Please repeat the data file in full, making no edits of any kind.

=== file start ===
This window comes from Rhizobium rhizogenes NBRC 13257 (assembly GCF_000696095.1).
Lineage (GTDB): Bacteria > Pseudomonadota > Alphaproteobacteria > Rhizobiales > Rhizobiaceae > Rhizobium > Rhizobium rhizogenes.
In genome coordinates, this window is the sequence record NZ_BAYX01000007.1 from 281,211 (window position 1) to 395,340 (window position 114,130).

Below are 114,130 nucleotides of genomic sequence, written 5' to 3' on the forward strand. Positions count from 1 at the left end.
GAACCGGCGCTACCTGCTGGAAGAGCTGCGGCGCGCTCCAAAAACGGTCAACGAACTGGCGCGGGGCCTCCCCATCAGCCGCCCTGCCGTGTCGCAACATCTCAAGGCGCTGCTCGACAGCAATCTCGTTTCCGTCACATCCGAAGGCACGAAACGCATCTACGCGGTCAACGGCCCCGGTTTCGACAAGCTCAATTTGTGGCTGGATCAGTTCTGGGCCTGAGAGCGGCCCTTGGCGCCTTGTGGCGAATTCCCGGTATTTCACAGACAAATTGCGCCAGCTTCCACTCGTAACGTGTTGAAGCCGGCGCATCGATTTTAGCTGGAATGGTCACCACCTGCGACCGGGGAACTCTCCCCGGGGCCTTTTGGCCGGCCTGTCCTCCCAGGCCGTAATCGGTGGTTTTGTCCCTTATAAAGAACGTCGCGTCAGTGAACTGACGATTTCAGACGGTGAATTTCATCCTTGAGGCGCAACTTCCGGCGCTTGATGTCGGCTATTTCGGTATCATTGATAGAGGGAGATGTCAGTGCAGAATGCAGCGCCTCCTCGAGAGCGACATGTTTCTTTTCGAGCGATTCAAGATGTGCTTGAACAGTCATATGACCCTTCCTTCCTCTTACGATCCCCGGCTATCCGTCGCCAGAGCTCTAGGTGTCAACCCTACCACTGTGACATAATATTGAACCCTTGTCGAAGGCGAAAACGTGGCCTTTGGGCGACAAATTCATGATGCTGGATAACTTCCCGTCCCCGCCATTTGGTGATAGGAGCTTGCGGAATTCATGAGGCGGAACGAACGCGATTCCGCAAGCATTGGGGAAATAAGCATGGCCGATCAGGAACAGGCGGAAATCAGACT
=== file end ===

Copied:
This window comes from Rhizobium rhizogenes NBRC 13257 (assembly GCF_000696095.1).
Lineage (GTDB): Bacteria > Pseudomonadota > Alphaproteobacteria > Rhizobiales > Rhizobiaceae > Rhizobium > Rhizobium rhizogenes.
In genome coordinates, this window is the sequence record NZ_BAYX01000007.1 from 281,211 (window position 1) to 395,340 (window position 114,130).

Below are 114,130 nucleotides of genomic sequence, written 5' to 3' on the forward strand. Positions count from 1 at the left end.
GAACCGGCGCTACCTGCTGGAAGAGCTGCGGCGCGCTCCAAAAACGGTCAACGAACTGGCGCGGGGCCTCCCCATCAGCCGCCCTGCCGTGTCGCAACATCTCAAGGCGCTGCTCGACAGCAATCTCGTTTCCGTCACATCCGAAGGCACGAAACGCATCTACGCGGTCAACGGCCCCGGTTTCGACAAGCTCAATTTGTGGCTGGATCAGTTCTGGGCCTGAGAGCGGCCCTTGGCGCCTTGTGGCGAATTCCCGGTATTTCACAGACAAATTGCGCCAGCTTCCACTCGTAACGTGTTGAAGCCGGCGCATCGATTTTAGCTGGAATGGTCACCACCTGCGACCGGGGAACTCTCCCCGGGGCCTTTTGGCCGGCCTGTCCTCCCAGGCCGTAATCGGTGGTTTTGTCCCTTATAAAGAACGTCGCGTCAGTGAACTGACGATTTCAGACGGTGAATTTCATCCTTGAGGCGCAACTTCCGGCGCTTGATGTCGGCTATTTCGGTATCATTGATAGAGGGAGATGTCAGTGCAGAATGCAGCGCCTCCTCGAGAGCGACATGTTTCTTTTCGAGCGATTCAAGATGTGCTTGAACAGTCATATGACCCTTCCTTCCTCTTACGATCCCCGGCTATCCGTCGCCAGAGCTCTAGGTGTCAACCCTACCACTGTGACATAATATTGAACCCTTGTCGAAGGCGAAAACGTGGCCTTTGGGCGACAAATTCATGATGCTGGATAACTTCCCGTCCCCGCCATTTGGTGATAGGAGCTTGCGGAATTCATGAGGCGGAACGAACGCGATTCCGCAAGCATTGGGGAAATAAGCATGGCCGATCAGGAACAGGCGGAAATCAGACT